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The Vietnamese have developed techniques which involve both long-range and close-in fighting, but these Viet methods also appear to be more angular and given to side-to-side attacks then the Chinese or Thai boxing. Always shifting positions the Vietnamese may attack high or low, whenever and opening appears, or may drop to the ground to punch or kick with an extreme down-to-up technique. Also key to Vietnam’s martial styles is the practice of going from low, well-grounded stances to entire series of high kicks, spin kick, side, round-house, and axe kicks which depend on the fighters ability to be very strong but possessing a light bone structure. This springing leg method is one of the most striking and practical aspects of our own style we call Buddha Martial Arts (Nga Mi Son Phat Gia Quyen).

This tradition, which we here together represent, is known to very few today, even in its native Vietnam. This may appear strange but up to the present this quite comprehensive self-defense school has developed, been taught and practiced largely in secret, and then chiefly in the difficult mountain region on Vietnam’s southern border with Cambodia.

Nga Mi Son Phat Gia Quyen is believed to have started in Vietnam a little over 300 years ago. Our tradition says it was started by a Buddhist monk named Nga Mi Son who was the first teacher to join together this system of self-defense with meditation methods we call Spirit Training. We believe only a limited number of Buddhist monks were allowed to learn these deadly techniques from generation to generation. So secret were the practices that little is known of the actual history of our sect until the early 20th century with the life of the venerable Master Bao Truong. This is the man we call the Grandmaster. He was the teacher of our present teacher Master My Le. The Grandmaster became a Buddhist monk as a child, was said to have attained enlightenment at age 14, and then traveled throughout the Buddhist world (Particularly in India and Nepal), before settling for some years among the Montongard tribes of Vietnam. It was with the Montongards that he perfected his unusual knowledge of herbal medicine.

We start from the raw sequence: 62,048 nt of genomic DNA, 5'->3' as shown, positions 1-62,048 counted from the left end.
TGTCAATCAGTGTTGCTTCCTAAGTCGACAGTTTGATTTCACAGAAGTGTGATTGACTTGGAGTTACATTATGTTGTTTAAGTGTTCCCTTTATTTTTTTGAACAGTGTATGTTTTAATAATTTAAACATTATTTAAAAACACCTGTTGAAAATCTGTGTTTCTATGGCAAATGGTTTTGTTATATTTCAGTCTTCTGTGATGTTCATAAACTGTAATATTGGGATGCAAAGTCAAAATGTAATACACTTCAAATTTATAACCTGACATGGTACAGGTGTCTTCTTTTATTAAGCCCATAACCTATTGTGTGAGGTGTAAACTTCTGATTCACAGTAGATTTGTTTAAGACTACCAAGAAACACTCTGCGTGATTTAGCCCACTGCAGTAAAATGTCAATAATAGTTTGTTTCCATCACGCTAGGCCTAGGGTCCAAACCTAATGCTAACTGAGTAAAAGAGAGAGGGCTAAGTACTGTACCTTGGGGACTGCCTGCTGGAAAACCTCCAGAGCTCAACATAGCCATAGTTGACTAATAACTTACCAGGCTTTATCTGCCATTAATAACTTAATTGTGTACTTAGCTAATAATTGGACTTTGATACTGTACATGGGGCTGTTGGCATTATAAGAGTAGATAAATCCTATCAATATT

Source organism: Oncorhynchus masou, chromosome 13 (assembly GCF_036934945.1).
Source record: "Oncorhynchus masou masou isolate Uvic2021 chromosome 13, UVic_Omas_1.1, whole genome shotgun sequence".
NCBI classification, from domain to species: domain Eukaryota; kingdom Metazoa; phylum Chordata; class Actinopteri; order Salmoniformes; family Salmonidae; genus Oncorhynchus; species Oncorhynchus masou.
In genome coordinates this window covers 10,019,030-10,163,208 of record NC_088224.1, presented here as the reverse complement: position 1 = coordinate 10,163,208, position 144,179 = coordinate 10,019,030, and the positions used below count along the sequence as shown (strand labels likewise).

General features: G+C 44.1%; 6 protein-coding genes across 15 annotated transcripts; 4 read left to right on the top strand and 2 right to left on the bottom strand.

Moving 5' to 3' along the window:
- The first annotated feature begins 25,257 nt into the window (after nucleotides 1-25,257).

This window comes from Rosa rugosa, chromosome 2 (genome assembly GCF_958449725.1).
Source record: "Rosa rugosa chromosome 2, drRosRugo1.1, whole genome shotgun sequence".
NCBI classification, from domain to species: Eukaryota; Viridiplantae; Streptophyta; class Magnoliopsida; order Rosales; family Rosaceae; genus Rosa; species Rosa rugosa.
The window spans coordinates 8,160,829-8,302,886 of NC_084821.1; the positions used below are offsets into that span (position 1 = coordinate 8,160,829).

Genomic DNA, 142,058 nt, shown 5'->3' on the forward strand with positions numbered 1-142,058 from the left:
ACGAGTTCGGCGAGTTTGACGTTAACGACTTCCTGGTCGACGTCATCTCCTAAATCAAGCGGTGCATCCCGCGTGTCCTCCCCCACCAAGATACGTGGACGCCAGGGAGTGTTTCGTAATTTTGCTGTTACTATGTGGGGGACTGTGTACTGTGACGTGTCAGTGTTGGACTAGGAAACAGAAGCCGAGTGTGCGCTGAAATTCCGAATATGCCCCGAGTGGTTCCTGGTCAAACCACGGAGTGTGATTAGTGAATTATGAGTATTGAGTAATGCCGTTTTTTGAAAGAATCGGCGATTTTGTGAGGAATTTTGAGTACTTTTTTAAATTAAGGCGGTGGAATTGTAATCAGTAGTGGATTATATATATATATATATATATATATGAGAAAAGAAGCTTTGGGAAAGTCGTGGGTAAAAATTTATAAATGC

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The Grandmaster took Master My Le as a student when the ladder was five, and then, some seven years later, the two went to Seven Spirit Mountain on the Cambodian border to begin intensive training. In 1984 when Master My Le returned to his home he began taking his first students. Approximately ten years ago the history of Nga Mi Son Phat Gia Quyen really changed. The Grandmaster was concerned that the Sect would become extinct because of the Hanoi government’s desire to suppress spiritual and martial groups. He asked Master My Le to bring the sect’s practice to the United States.

Master My Le, settling here in Maryland, first found a small number of students to train in private in the basement of his house. Then three years ago a first school was opened in Rockville at its present location. The rest of the history you all know. It is the story of how Master My Le and his principal instructors Khai So and Ken Pham have built a thriving school and temple to serve a community of Buddha Martial Arts practitioners made up of people from many nations and ethnic backgrounds.